Anti-gunner politicians have a nasty tendency to advocate policies and actions that they haven’t actually thought through to their logical conclusion.
What do I mean? It’s simply the concept of unintended consequences. They advocate a policy which ends up with causing another, often worse, problem. The frustrating thing about this tendency is that these unintended consequences are obvious to anyone who pays attention to human nature and how people react to laws and policies, yet, anti-gunners still keep pushing policies that have consequences worse than the situation that they said that they were trying to prevent.
Occasionally, though, those unintended consequences have a humorous effect. For example, take New York Attorney General Letitia James’s recent lawsuit against the National Rifle Association. Now, to be blunt, this lawsuit is simply a media stunt for political purposes because it’s pretty unlikely that it will succeed.
But, on the off chance that the NY AG actually manages to bust up the NRA, it won’t do anything to decrease gun rights advocacy in the State of New York. Why? Martin Levine explains:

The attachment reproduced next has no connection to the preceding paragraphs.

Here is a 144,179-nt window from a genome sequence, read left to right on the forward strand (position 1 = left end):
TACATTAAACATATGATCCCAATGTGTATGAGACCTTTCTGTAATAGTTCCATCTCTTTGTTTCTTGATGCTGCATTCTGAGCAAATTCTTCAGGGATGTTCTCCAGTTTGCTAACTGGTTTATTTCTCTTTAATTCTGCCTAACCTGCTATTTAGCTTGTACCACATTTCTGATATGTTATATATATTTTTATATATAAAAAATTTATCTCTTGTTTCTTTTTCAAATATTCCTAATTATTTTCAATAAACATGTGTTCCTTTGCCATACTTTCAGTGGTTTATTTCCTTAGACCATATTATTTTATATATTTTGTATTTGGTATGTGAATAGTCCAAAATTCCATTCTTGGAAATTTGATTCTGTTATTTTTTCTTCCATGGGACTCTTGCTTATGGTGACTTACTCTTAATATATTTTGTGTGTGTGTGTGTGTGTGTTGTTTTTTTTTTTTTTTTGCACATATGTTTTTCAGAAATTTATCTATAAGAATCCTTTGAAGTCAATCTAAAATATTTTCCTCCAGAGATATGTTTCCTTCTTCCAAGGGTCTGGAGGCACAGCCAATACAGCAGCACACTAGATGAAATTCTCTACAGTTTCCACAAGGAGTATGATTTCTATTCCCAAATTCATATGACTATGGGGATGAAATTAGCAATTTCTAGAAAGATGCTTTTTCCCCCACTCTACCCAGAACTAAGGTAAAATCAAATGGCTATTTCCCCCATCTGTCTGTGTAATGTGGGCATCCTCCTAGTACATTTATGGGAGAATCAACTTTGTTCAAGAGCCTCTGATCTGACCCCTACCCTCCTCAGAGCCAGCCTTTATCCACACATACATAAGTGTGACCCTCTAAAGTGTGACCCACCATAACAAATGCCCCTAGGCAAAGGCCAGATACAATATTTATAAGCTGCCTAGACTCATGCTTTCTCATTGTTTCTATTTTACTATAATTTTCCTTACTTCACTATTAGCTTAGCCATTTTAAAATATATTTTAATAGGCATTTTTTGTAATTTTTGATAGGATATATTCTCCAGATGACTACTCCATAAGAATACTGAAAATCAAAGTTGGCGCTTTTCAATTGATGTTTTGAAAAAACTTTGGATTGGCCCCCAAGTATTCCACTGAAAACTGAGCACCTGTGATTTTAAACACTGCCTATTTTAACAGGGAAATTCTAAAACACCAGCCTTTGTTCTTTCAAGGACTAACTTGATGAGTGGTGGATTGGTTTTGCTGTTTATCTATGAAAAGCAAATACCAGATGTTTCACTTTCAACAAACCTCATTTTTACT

But before gun control advocates cheer the possible death of the big, bad wolf that’s preserved our toxic gun culture, take a deep breath. New York nonprofit law requires that a dissolved organization’s assets be given to groups that continue serving the mission. Resources would go to one or more nonprofits that, according to West, are “absolutely squeaky clean” but “have really aggressive Second Amendment politics.”
Turns out many nonprofits are waiting for that chance. On the national level, there’s Gun Owners of America, which describes itself as even more pro-gun than the NRA—“the only no-compromise gun lobby in Washington.” According to Slate, “Its former executive director, Larry Pratt, isn’t shy about cozying up to militias and white power groups. Yet there’s no evidence the group is involved in any financial shenanigans, so GOA could credibly claim to be an inheritor to the NRA.”
In other words, according to Levine, the State of New York wouldn’t get anything out of breaking up the NRA. By state law, the NRA’s assets would go to other gun rights organizations that would be even more difficulty for the AG to attack.
To borrow from a recent movie series, “Cut off one head, and two more shall take its place.” Breaking up the NRA may create a (good) hydra that the AG can’t fight because it’s coming against gun control with too many attacks to fight off.
If the NY AG realized this fact, she might drop her lawsuit, so, we’ll see what happens.